daisy hill

Daisy Hill has six student dorms. As the University moves closer to welcoming students for the fall semester, Student Housing has been forced to adapt policies and procedures in order to ensure student safety amid a global pandemic.

The University of Kansas Student Housing is making plans to have students back on campus in the fall, with a mixture of action from KU and individual student accountability to combat the coronavirus. 

Student housing and dining facilities are expected to be open in the fall, with changes to promote social distancing and other safety measures, Chancellor Douglas Girod and Provost Barbara Bichelmeyer announced Monday in a statement to staff, faculty and students. Most facilities will operate near their normal capacity.

As there is no longer a stay-at-home order in Kansas, KU is hoping students will continue practicing social distancing leading up to, and through, the time they return to campus.

Housing Director Sarah Waters said that although the custodial staff will potentially increase the frequency of cleaning, there is no way to ensure everything in residential halls is cleaned before each use.

“We know that high-touch surfaces are going to need to be wiped down more often,” Waters said. “We’re honestly probably going to ask our residents to help us out.”

In common spaces such as laundry rooms, extra cleaning supplies will be provided for students to have access to before using the machines, Waters said. The thought is that although these spaces will be cleaned, this puts more emphasis on students taking precautions on their own to keep themselves and their peers safe.

Cat Simmons, a junior from Olathe who will be living in the Jayhawker Towers this fall, said that while extra cleaning would be appreciated, communication from student housing would make her feel safer. 

“I trust that they’re going to figure something out, I just wish that they’d figure it out quicker,” Simmons said. “I wish that they would communicate with us more.” 

With many residents living in buildings that have community bathrooms, KU is considering reducing capacity to promote safety. Roommate requests will be honored, on the basis that there is a respect for the people they are living with.

“You need to consider your room inside of your apartment, suite or two-person room, to be like your home or family unit,” Waters said. “You have to build trust with the people you’re living with and be okay with their behaviors.”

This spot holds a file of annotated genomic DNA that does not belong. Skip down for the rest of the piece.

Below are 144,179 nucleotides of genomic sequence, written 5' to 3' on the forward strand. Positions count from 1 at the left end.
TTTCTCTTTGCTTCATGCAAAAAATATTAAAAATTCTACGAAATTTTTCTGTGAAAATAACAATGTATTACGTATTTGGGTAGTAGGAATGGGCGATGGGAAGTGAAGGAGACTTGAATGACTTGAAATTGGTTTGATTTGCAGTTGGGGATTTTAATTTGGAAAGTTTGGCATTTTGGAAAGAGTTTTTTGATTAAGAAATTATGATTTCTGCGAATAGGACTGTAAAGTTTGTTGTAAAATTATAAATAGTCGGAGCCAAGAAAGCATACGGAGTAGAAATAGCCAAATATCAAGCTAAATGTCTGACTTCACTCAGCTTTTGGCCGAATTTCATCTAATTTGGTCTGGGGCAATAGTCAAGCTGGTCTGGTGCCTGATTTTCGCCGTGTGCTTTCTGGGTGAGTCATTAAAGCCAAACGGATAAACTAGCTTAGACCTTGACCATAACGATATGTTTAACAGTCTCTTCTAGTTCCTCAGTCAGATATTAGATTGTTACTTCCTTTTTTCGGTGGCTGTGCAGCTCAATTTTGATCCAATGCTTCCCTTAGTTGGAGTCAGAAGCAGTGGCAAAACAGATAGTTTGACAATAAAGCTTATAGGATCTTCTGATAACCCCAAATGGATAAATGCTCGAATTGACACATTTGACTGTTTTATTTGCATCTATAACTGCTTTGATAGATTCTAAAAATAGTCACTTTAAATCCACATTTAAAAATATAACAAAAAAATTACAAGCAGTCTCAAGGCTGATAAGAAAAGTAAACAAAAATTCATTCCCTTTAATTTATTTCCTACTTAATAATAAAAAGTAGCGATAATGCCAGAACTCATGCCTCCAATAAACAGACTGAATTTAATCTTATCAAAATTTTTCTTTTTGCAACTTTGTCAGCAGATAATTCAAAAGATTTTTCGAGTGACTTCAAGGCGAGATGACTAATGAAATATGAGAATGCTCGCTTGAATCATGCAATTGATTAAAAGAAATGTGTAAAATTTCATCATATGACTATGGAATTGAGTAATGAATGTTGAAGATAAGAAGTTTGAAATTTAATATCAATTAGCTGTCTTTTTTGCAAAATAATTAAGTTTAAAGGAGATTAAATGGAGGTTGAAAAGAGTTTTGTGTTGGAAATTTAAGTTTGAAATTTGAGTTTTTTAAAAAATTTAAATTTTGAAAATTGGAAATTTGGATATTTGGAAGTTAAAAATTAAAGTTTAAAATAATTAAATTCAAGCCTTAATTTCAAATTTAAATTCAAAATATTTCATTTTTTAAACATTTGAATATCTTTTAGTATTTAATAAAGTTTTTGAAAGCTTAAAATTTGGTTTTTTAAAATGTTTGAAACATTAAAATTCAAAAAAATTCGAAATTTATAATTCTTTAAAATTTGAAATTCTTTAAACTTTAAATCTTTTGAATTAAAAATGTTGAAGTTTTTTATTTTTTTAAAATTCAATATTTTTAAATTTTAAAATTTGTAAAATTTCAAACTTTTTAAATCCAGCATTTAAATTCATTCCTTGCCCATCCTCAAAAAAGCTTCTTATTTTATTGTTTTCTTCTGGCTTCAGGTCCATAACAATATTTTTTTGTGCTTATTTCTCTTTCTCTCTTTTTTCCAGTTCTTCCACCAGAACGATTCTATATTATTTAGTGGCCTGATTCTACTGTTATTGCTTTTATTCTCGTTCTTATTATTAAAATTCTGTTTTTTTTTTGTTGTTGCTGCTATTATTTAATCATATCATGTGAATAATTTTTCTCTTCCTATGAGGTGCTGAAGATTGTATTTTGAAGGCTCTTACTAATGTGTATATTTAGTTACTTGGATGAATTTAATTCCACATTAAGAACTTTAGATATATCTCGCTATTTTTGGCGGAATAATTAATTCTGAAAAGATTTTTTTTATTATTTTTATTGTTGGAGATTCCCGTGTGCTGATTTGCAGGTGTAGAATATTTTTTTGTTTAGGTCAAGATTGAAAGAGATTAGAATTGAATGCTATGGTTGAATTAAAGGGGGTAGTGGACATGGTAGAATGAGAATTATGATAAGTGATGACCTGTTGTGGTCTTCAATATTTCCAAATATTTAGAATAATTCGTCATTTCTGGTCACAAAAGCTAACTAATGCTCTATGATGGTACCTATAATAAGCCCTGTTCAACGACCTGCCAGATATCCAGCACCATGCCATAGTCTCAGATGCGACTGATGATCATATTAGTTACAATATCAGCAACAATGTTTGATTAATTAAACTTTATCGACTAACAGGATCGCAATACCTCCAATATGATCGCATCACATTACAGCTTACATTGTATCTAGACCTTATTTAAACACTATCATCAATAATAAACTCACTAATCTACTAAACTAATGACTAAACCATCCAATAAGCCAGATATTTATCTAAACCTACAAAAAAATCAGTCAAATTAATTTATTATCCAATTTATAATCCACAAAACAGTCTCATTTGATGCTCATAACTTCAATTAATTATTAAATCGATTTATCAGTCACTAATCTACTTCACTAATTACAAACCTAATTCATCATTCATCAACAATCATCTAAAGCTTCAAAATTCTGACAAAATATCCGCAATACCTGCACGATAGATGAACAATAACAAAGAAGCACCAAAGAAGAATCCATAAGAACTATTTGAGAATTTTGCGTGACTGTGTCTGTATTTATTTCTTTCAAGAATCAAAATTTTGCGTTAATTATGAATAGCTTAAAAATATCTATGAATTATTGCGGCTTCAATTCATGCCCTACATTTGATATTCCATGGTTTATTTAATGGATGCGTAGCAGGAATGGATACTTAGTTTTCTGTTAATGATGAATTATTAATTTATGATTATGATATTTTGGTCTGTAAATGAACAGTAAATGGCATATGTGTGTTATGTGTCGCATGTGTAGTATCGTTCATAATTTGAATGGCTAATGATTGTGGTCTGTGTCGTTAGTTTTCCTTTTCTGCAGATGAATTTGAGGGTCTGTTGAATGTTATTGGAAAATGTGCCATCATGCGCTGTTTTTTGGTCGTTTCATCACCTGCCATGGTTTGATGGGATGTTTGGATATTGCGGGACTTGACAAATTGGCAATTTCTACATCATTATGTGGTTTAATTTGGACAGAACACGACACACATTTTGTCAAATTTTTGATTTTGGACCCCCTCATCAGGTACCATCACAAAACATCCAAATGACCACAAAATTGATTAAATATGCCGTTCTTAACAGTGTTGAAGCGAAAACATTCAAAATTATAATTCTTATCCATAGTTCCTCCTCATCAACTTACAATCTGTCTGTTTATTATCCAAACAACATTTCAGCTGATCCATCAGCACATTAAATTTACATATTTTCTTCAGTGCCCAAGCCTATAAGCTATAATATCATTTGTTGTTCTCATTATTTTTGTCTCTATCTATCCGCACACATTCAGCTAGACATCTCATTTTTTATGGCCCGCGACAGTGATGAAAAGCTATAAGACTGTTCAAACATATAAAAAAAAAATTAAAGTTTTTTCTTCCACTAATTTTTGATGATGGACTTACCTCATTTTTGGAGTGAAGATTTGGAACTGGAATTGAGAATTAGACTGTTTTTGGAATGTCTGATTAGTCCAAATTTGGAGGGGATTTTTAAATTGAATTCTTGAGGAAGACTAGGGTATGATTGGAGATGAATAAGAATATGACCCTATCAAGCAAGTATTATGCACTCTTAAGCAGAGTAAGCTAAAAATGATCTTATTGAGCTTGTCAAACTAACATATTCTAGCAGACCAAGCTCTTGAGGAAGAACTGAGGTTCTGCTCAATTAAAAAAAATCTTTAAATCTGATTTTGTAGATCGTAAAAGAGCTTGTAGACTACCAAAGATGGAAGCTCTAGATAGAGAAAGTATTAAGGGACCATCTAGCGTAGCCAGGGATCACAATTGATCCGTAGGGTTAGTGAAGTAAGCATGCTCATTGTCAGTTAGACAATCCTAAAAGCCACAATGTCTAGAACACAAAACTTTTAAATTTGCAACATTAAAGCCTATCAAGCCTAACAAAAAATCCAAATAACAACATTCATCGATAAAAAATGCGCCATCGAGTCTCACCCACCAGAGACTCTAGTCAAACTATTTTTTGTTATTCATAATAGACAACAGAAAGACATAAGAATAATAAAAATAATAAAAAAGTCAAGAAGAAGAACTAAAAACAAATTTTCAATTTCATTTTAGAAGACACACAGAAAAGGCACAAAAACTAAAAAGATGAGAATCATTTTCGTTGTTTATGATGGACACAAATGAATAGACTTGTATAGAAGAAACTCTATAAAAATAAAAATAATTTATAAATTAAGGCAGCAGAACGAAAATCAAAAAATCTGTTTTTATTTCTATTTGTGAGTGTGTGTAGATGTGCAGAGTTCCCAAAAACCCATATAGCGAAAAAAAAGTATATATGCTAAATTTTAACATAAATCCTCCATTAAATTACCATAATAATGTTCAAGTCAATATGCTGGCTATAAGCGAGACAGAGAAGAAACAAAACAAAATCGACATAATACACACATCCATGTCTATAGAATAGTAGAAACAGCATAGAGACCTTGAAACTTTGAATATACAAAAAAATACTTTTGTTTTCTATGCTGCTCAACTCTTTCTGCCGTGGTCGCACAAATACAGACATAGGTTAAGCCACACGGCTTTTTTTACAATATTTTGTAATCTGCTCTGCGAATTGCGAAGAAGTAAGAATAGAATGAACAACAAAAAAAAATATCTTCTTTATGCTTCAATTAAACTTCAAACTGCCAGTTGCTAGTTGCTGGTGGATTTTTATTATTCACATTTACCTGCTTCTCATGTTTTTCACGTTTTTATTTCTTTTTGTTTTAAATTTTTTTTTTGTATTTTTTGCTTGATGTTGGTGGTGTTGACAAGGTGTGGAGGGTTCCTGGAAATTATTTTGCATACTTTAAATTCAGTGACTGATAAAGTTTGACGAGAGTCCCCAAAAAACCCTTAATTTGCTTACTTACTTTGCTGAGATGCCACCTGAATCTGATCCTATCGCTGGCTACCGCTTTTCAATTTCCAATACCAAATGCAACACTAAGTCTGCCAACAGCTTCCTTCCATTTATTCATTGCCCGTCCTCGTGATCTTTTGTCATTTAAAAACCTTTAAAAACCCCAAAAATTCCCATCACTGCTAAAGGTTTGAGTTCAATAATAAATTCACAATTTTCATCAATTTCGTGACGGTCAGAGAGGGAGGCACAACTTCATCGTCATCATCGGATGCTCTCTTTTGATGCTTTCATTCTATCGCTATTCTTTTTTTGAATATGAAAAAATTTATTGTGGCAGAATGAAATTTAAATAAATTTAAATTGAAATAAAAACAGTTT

There will be a decrease in residents, according to Waters. She projected about 4,500 students will be living on campus. In a typical year, around 4,900 residents live on campus in student housing, she said. Chancellor Douglas Girod previously said KU as a whole is anticipating an enrollment drop of up to 10%.

Housing is also looking to push the cancellation date for contracts to a date in July, without a cancellation penalty. The original contract stated that cancellations after June 1 would be charged. 

“We’re shifting our contract cancellation schedule a little right now so students know what to expect, what they have to agree to," Waters said. "And if they don’t want to agree to it, they have an option to not be held to a contract."

The move-in process for residents will also look different than it has in past years. There will be a schedule so smaller groups can move in over a period of days to alleviate some of the back up that tends to happen as residents move into their buildings.

“We looked at, of this year's class, how many might live in about a 90-minute radius of Lawrence,” Waters said. “We’re looking at considerations to maybe get those students in to come back way early in August so they could come down at a scheduled time, get their room ready, and then leave.”

After looking at numbers, almost 60% of this year’s class lives in that 90-minute radius, she said. This process makes it easier for out of state residents to find the time to safely move into their building.

Waters advised that if students have the ability, they should purchase hand sanitizer or other cleaning supplies to have in their rooms to protect themselves and those around them.

“In terms of preparing, I think a student should know we're optimistic that we can do this if we do it together,” Waters said. “We’re hopeful that we are going to be here, and you’re going to be able to stay in your space.”